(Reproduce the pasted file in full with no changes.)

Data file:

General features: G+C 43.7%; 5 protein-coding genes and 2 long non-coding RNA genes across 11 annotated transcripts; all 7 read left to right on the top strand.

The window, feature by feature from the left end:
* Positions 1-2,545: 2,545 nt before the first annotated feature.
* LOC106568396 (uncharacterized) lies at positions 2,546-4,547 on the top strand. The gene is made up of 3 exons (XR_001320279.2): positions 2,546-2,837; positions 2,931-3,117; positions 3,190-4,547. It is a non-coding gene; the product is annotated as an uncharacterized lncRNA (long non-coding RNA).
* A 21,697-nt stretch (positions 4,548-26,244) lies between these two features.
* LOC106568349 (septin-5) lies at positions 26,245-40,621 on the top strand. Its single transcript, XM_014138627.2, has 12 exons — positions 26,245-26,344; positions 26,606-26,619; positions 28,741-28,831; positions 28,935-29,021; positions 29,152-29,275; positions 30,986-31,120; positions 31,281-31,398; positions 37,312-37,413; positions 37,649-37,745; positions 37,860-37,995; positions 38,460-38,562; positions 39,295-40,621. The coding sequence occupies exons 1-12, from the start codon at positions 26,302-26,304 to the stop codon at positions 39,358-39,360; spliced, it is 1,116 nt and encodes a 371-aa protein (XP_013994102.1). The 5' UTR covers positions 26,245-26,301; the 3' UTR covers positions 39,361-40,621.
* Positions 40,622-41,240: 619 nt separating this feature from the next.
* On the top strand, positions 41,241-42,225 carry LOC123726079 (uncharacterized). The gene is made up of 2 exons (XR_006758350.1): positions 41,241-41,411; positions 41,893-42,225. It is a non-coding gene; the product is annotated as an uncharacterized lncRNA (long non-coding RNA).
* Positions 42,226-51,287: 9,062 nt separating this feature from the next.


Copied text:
General features: G+C 43.7%; 5 protein-coding genes and 2 long non-coding RNA genes across 11 annotated transcripts; all 7 read left to right on the top strand.

The window, feature by feature from the left end:
* Positions 1-2,545: 2,545 nt before the first annotated feature.
* LOC106568396 (uncharacterized) lies at positions 2,546-4,547 on the top strand. The gene is made up of 3 exons (XR_001320279.2): positions 2,546-2,837; positions 2,931-3,117; positions 3,190-4,547. It is a non-coding gene; the product is annotated as an uncharacterized lncRNA (long non-coding RNA).
* A 21,697-nt stretch (positions 4,548-26,244) lies between these two features.
* LOC106568349 (septin-5) lies at positions 26,245-40,621 on the top strand. Its single transcript, XM_014138627.2, has 12 exons — positions 26,245-26,344; positions 26,606-26,619; positions 28,741-28,831; positions 28,935-29,021; positions 29,152-29,275; positions 30,986-31,120; positions 31,281-31,398; positions 37,312-37,413; positions 37,649-37,745; positions 37,860-37,995; positions 38,460-38,562; positions 39,295-40,621. The coding sequence occupies exons 1-12, from the start codon at positions 26,302-26,304 to the stop codon at positions 39,358-39,360; spliced, it is 1,116 nt and encodes a 371-aa protein (XP_013994102.1). The 5' UTR covers positions 26,245-26,301; the 3' UTR covers positions 39,361-40,621.
* Positions 40,622-41,240: 619 nt separating this feature from the next.
* On the top strand, positions 41,241-42,225 carry LOC123726079 (uncharacterized). The gene is made up of 2 exons (XR_006758350.1): positions 41,241-41,411; positions 41,893-42,225. It is a non-coding gene; the product is annotated as an uncharacterized lncRNA (long non-coding RNA).
* Positions 42,226-51,287: 9,062 nt separating this feature from the next.